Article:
FAQs Home » Browse FAQs » Understanding Our Jungian Indicators

Understanding Our Jungian Indicators



Personality Reports  » Psychology

an artistic graphic of a brain divided into two colors, blue and yellow

Our Jungian-Based


Based on the works of Dr. Carl Jung, Katherine Briggs, and Isabel Myers, MatchMachine uses easily understandable, and widely understood psychological principles to help you get a broad understanding of the characteristics you likely share with others of your type and why you may or may not be compatible with someone in a close personal relationship.


a snippet showing the first page of the MatchMachine Jungian Temperament Test


MatchMachine uses an unofficial, modified version of the official MBTI® assessment offered through The Myers-Briggs Company.

Even though our 4-question quiz, called the Jungian Temperament Indicator (JTI) is designed to be quick and painless while still getting the job done, we recommend you take the official assessment to remove any doubts as to which type you are. 

You are welcome to retake MatchMachine's JTI quiz at any time and change your results in your MatchMachine profile. 

If you want to take more comprehensive (free) tests, see our recommended listing below.


Framed photos of Dr. Carl Jung and Myers and Briggs

What is the MBTI® and where does it come from?

The MBTI®, or the Myers-Briggs Type Indicator®, is a psychological assessment tool that has been administered in 115 countries, is available in 29 languages, and has been used by 88 of the Fortune 100 within the past five years.

It is based on the theories of Swiss psychiatrist Dr. Carl Jung, and was further developed by Katherine Briggs, and her daughter Isabel Briggs-Myers, starting in 1943.

The MBTI® has since become a widely used personality assessment tool in various settings, including business, education, and counseling.  Over 50 million people have taken the MBTI, roughly 2 million per year, according to The Myers-Briggs Company.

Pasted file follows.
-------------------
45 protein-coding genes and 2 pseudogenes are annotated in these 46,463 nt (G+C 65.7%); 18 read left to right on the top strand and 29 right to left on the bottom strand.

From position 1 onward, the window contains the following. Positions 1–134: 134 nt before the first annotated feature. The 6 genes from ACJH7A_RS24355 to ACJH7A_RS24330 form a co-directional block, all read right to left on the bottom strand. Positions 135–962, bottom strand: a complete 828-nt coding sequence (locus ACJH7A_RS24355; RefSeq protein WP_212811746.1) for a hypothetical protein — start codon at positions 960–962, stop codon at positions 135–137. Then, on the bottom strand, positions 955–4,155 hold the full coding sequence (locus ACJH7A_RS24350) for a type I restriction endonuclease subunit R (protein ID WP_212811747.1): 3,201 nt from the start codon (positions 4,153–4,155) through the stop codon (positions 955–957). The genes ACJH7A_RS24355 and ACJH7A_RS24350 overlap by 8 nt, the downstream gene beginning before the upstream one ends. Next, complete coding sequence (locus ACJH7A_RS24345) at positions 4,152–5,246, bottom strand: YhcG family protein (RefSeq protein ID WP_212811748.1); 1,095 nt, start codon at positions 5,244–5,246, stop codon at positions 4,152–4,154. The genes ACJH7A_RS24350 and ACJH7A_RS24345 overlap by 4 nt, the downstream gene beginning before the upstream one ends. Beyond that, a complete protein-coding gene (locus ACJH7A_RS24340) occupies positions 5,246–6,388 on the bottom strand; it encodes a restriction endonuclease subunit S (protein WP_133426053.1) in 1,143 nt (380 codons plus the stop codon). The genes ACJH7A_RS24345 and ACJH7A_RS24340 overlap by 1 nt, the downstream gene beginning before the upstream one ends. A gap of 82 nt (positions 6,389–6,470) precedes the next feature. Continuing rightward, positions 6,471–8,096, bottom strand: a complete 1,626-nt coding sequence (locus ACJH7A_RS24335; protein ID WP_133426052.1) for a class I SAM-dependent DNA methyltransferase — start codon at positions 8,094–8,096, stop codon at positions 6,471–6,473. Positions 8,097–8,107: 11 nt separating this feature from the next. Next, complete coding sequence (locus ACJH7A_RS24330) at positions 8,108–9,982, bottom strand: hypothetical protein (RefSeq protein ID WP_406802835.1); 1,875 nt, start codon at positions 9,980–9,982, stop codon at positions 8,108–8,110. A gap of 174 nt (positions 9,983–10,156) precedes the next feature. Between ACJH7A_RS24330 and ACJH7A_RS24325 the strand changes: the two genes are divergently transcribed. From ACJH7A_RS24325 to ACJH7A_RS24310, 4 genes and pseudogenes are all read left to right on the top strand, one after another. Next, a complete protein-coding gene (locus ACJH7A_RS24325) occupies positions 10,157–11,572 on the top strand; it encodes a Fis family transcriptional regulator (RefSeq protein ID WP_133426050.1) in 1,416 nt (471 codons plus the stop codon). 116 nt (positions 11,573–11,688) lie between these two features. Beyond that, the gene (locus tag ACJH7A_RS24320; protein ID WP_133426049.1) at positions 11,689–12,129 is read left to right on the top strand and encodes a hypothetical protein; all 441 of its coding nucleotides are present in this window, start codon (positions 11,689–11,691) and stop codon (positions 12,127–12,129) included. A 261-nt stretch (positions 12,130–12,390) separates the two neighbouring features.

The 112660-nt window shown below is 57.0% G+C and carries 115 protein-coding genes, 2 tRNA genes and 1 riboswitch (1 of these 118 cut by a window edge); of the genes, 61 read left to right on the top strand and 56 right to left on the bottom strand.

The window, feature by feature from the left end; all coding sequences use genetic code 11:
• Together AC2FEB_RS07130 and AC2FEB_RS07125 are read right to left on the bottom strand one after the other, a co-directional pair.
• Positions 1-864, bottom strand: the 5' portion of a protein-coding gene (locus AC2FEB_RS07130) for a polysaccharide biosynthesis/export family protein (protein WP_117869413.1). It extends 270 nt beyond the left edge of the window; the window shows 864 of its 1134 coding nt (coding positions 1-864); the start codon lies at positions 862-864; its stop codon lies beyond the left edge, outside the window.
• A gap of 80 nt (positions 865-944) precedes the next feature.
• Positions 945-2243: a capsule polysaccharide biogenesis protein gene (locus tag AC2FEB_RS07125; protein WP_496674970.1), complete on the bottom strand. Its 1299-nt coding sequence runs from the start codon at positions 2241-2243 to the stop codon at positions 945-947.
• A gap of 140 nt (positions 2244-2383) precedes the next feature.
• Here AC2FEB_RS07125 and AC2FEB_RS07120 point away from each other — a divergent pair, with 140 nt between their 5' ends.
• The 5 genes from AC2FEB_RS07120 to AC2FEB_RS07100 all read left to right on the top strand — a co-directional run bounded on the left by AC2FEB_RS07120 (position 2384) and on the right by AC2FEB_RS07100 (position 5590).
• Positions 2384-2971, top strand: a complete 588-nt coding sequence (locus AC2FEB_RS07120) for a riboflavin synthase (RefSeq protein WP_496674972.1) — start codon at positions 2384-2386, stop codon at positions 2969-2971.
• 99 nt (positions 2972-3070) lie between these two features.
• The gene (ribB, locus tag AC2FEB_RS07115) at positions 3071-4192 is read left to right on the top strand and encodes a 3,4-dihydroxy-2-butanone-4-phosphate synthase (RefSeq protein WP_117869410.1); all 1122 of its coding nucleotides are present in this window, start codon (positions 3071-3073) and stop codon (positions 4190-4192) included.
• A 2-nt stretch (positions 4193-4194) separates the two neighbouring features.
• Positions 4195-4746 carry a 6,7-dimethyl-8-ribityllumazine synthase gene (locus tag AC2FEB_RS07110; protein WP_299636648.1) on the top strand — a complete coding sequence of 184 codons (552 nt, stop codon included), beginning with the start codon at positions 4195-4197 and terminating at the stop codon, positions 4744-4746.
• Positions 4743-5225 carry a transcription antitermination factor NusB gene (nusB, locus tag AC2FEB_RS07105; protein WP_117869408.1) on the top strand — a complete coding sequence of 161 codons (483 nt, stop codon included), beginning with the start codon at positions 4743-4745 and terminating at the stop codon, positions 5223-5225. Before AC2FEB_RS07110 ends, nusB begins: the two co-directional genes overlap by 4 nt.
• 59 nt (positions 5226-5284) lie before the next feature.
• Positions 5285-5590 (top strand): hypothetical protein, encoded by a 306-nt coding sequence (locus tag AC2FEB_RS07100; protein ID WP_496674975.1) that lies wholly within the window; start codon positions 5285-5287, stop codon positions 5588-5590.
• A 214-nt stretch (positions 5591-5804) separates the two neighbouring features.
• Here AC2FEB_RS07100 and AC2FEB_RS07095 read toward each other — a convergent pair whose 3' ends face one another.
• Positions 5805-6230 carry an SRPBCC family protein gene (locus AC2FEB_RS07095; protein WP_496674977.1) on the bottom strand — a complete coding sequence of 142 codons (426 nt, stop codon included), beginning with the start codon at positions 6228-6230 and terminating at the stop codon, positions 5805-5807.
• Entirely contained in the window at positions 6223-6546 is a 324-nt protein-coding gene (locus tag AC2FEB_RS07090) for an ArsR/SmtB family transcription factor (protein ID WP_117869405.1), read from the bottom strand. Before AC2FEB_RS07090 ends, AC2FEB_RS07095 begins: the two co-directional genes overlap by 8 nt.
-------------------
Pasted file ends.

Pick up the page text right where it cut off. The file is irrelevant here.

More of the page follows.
an artistic graphic of a brain divided into two colors, blue and yellow

How does the MBTI® tool work?

The MBTI® assessment is based on the idea that individuals have innate preferences for certain ways of thinking, feeling and behaving. These preferences are measured across four dimensions:

  • Extraversion vs. Introversion: This dimension measures how much an individual tends to focus on the outer world of people and things versus their own inner world of thoughts and ideas.
  • Sensing vs. Intuition: This dimension measures how an individual prefers to take in information. Sensing individuals tend to rely on concrete, observable facts, while intuitive individuals tend to focus on patterns and possibilities.
  • Thinking vs. Feeling: This dimension measures how an individual makes decisions. Thinking individuals tend to rely on logical analysis and objective criteria, while feeling individuals tend to consider the impact on others and use their personal values as a guide.
  • Judging vs. Perceiving: This dimension measures how an individual approaches the outer world. Judging individuals tend to be organized and plan ahead, while perceiving individuals tend to be more spontaneous and adaptable.

Based on their scores on these dimensions, individuals are assigned a four-letter personality type, such as INTJ or ESFP.

It is from these dimensions that many assumptions can be made for how someone perceives information and reacts to their world and how harmonious a romantic relationship with another type can be.  

Though MatchMachine's JTI assessment tool is designed to be fast and painless, it does not necessarily ensure exact results.